“Mattioli Woods have been a partner of the club for many years, and whenever contractual rights are involved, we want to ensure that the traditions of the club remain a consideration.

“Having been such a loyal supporter of Tigers, we are extremely proud to unveil the Mattioli Woods Welford Road stadium signifying a partnership steeped in Leicester’s roots.

“Ian (Mattioli) is a close friend of the club and over the years, we’ve been grateful for his and the company’s support both financially as well as within the community.

“We understand it is a difficult time for every business at the moment, with sacrifices being made along the way, but the good times will return and I hope that this move symbolises the commitment of two Leicester businesses working through this together.”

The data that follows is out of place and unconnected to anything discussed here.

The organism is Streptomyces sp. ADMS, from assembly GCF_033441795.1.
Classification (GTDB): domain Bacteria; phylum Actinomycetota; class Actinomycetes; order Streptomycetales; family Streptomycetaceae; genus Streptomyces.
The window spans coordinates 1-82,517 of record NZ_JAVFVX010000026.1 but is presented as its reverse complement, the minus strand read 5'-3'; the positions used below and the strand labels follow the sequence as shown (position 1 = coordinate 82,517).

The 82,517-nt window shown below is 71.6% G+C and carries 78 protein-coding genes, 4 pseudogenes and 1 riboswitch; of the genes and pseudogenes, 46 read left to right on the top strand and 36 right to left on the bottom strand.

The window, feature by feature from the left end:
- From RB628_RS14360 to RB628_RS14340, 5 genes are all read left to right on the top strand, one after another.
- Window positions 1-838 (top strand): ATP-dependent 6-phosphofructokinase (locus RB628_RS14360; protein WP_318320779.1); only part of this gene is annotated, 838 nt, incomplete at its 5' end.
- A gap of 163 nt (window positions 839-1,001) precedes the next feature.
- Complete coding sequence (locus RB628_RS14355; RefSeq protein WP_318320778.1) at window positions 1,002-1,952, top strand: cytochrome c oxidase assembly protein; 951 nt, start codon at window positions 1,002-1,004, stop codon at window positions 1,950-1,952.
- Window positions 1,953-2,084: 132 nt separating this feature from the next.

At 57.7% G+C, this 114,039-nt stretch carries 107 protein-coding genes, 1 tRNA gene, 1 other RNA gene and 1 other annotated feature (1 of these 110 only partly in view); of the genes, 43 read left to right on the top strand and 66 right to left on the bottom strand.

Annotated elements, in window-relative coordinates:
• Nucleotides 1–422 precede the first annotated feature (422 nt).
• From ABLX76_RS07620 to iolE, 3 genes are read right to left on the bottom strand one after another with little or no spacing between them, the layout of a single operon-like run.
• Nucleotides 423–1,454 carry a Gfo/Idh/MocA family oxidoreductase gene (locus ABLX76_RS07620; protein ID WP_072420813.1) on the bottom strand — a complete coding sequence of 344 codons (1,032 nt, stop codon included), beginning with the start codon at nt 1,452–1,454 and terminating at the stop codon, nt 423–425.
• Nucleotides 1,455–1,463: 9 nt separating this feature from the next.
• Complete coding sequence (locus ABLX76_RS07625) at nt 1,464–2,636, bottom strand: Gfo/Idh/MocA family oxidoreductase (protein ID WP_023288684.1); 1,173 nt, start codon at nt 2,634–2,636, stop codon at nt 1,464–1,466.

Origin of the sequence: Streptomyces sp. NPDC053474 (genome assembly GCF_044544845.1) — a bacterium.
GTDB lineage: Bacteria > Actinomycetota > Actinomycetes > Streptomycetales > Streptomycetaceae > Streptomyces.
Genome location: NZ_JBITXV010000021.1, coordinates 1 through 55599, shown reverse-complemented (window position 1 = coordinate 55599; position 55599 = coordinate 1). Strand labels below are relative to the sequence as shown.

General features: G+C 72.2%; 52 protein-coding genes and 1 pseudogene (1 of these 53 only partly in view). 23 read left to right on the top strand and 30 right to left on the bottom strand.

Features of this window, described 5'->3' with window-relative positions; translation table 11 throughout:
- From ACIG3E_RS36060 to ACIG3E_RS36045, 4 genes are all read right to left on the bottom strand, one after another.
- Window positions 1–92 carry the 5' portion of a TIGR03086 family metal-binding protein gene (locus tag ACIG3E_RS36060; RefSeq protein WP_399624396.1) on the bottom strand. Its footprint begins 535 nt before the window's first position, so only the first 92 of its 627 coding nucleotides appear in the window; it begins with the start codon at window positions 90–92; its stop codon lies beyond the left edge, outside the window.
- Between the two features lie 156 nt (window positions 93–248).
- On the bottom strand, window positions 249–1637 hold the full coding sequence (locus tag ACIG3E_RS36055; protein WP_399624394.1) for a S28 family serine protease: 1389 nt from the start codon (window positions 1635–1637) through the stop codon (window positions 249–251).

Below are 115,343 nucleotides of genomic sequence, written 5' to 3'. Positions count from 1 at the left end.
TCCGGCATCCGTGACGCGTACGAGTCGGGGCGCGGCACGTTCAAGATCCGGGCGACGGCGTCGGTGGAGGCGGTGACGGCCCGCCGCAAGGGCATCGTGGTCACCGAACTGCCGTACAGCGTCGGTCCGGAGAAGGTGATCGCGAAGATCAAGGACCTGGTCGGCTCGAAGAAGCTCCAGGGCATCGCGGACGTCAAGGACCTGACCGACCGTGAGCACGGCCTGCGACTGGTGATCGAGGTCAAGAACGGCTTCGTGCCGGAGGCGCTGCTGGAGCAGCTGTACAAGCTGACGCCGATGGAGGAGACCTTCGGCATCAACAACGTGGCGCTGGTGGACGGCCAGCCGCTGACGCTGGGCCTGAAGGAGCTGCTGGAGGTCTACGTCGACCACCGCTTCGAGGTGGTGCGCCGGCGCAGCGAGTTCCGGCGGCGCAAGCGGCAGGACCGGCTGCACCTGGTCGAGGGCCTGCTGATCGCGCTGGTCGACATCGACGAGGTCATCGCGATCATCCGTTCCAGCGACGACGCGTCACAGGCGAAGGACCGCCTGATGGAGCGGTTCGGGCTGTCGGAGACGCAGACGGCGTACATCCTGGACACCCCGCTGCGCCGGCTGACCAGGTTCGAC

Ian Mattioli, chief executive officer at Mattioli Woods said:

“Having been born and bred in Leicester, the Tigers have been a huge part of my life and I consider the club staff, players and supporters a part of the Mattioli Woods family.

“The COVID pandemic has impacted all of our lives, beyond anything we could have imagined. Personally, and as a business we have looked for ways to help the local communities where we have offices, supplying iPads to hospitals and other support where we can.

“Tigers have gone through tough times of late, as the majority of clubs have and so I am delighted that we are able to guarantee our support for the next five years. I am also proud the business I started in my garage in Leicester and employs so many local people both in Leicester and around the country, will be linked with this amazing club as Mattioli Woods Welford Road. Supporting our sporting clubs at this time is vital for our community.

“Sport breaks down barriers, it has the potential to reduce stress and improve mental wellbeing, and in these very testing times we are living in, it is important that families are still able to watch their beloved team and look forward to eventually being back in the stands.”